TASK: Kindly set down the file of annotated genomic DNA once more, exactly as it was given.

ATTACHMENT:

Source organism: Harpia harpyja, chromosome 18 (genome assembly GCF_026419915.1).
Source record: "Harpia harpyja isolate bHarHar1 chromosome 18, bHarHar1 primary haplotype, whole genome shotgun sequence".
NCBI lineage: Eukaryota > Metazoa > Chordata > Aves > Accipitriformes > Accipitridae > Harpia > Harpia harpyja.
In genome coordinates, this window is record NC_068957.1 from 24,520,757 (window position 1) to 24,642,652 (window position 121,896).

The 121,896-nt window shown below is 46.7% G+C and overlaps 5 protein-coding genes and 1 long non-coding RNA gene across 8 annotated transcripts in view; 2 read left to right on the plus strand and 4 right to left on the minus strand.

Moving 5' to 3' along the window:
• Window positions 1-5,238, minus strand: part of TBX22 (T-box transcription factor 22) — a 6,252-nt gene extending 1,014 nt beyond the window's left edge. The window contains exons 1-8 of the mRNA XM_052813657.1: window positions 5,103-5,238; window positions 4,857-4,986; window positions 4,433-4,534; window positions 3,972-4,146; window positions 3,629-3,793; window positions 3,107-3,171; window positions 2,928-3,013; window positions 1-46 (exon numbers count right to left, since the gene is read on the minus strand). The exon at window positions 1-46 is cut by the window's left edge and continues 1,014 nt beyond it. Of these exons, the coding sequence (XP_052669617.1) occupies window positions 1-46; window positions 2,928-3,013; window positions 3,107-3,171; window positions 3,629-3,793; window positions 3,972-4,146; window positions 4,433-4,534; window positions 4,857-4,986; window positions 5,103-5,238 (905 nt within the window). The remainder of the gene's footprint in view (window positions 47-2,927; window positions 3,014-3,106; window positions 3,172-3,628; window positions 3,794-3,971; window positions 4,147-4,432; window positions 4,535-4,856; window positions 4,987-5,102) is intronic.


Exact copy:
Source organism: Harpia harpyja, chromosome 18 (genome assembly GCF_026419915.1).
Source record: "Harpia harpyja isolate bHarHar1 chromosome 18, bHarHar1 primary haplotype, whole genome shotgun sequence".
NCBI lineage: Eukaryota > Metazoa > Chordata > Aves > Accipitriformes > Accipitridae > Harpia > Harpia harpyja.
In genome coordinates, this window is record NC_068957.1 from 24,520,757 (window position 1) to 24,642,652 (window position 121,896).

The 121,896-nt window shown below is 46.7% G+C and overlaps 5 protein-coding genes and 1 long non-coding RNA gene across 8 annotated transcripts in view; 2 read left to right on the plus strand and 4 right to left on the minus strand.

Moving 5' to 3' along the window:
• Window positions 1-5,238, minus strand: part of TBX22 (T-box transcription factor 22) — a 6,252-nt gene extending 1,014 nt beyond the window's left edge. The window contains exons 1-8 of the mRNA XM_052813657.1: window positions 5,103-5,238; window positions 4,857-4,986; window positions 4,433-4,534; window positions 3,972-4,146; window positions 3,629-3,793; window positions 3,107-3,171; window positions 2,928-3,013; window positions 1-46 (exon numbers count right to left, since the gene is read on the minus strand). The exon at window positions 1-46 is cut by the window's left edge and continues 1,014 nt beyond it. Of these exons, the coding sequence (XP_052669617.1) occupies window positions 1-46; window positions 2,928-3,013; window positions 3,107-3,171; window positions 3,629-3,793; window positions 3,972-4,146; window positions 4,433-4,534; window positions 4,857-4,986; window positions 5,103-5,238 (905 nt within the window). The remainder of the gene's footprint in view (window positions 47-2,927; window positions 3,014-3,106; window positions 3,172-3,628; window positions 3,794-3,971; window positions 4,147-4,432; window positions 4,535-4,856; window positions 4,987-5,102) is intronic.